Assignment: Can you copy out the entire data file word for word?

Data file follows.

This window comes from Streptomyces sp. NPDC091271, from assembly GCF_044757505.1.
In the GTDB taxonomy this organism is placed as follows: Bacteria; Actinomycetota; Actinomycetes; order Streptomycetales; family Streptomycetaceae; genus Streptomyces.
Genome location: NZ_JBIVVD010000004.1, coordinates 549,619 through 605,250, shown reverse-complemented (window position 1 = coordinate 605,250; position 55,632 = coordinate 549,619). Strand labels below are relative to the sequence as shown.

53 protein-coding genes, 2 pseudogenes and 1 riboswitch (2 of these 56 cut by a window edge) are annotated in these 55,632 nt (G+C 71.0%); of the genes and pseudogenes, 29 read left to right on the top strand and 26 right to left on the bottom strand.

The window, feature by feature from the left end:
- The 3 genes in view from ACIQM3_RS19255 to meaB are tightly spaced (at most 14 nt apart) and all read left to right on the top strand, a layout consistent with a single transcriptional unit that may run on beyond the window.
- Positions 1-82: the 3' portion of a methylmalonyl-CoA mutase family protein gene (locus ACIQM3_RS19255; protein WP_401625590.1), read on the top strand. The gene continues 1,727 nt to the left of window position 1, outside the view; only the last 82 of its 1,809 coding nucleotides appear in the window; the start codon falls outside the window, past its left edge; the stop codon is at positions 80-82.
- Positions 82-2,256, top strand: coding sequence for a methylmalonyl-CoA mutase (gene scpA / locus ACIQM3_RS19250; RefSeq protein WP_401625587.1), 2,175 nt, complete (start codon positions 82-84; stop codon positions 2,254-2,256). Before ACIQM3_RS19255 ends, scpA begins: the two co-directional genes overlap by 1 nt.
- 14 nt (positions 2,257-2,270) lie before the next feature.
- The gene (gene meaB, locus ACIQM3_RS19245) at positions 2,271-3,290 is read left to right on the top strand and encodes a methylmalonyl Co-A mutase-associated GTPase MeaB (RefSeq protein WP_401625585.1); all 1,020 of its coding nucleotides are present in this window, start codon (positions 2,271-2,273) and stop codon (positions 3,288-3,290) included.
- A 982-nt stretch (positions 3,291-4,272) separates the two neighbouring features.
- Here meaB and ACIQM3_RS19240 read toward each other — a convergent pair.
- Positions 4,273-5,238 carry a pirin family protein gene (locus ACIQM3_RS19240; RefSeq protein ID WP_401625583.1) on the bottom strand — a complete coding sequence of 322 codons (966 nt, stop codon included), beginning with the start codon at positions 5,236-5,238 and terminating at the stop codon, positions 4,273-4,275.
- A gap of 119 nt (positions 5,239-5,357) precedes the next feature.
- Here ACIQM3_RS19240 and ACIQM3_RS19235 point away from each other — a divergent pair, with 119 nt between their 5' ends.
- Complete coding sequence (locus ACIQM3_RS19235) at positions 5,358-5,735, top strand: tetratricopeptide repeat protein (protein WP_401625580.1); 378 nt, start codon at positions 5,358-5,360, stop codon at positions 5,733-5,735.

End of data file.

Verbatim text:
This window comes from Streptomyces sp. NPDC091271, from assembly GCF_044757505.1.
In the GTDB taxonomy this organism is placed as follows: Bacteria; Actinomycetota; Actinomycetes; order Streptomycetales; family Streptomycetaceae; genus Streptomyces.
Genome location: NZ_JBIVVD010000004.1, coordinates 549,619 through 605,250, shown reverse-complemented (window position 1 = coordinate 605,250; position 55,632 = coordinate 549,619). Strand labels below are relative to the sequence as shown.

53 protein-coding genes, 2 pseudogenes and 1 riboswitch (2 of these 56 cut by a window edge) are annotated in these 55,632 nt (G+C 71.0%); of the genes and pseudogenes, 29 read left to right on the top strand and 26 right to left on the bottom strand.

The window, feature by feature from the left end:
- The 3 genes in view from ACIQM3_RS19255 to meaB are tightly spaced (at most 14 nt apart) and all read left to right on the top strand, a layout consistent with a single transcriptional unit that may run on beyond the window.
- Positions 1-82: the 3' portion of a methylmalonyl-CoA mutase family protein gene (locus ACIQM3_RS19255; protein WP_401625590.1), read on the top strand. The gene continues 1,727 nt to the left of window position 1, outside the view; only the last 82 of its 1,809 coding nucleotides appear in the window; the start codon falls outside the window, past its left edge; the stop codon is at positions 80-82.
- Positions 82-2,256, top strand: coding sequence for a methylmalonyl-CoA mutase (gene scpA / locus ACIQM3_RS19250; RefSeq protein WP_401625587.1), 2,175 nt, complete (start codon positions 82-84; stop codon positions 2,254-2,256). Before ACIQM3_RS19255 ends, scpA begins: the two co-directional genes overlap by 1 nt.
- 14 nt (positions 2,257-2,270) lie before the next feature.
- The gene (gene meaB, locus ACIQM3_RS19245) at positions 2,271-3,290 is read left to right on the top strand and encodes a methylmalonyl Co-A mutase-associated GTPase MeaB (RefSeq protein WP_401625585.1); all 1,020 of its coding nucleotides are present in this window, start codon (positions 2,271-2,273) and stop codon (positions 3,288-3,290) included.
- A 982-nt stretch (positions 3,291-4,272) separates the two neighbouring features.
- Here meaB and ACIQM3_RS19240 read toward each other — a convergent pair.
- Positions 4,273-5,238 carry a pirin family protein gene (locus ACIQM3_RS19240; RefSeq protein ID WP_401625583.1) on the bottom strand — a complete coding sequence of 322 codons (966 nt, stop codon included), beginning with the start codon at positions 5,236-5,238 and terminating at the stop codon, positions 4,273-4,275.
- A gap of 119 nt (positions 5,239-5,357) precedes the next feature.
- Here ACIQM3_RS19240 and ACIQM3_RS19235 point away from each other — a divergent pair, with 119 nt between their 5' ends.
- Complete coding sequence (locus ACIQM3_RS19235) at positions 5,358-5,735, top strand: tetratricopeptide repeat protein (protein WP_401625580.1); 378 nt, start codon at positions 5,358-5,360, stop codon at positions 5,733-5,735.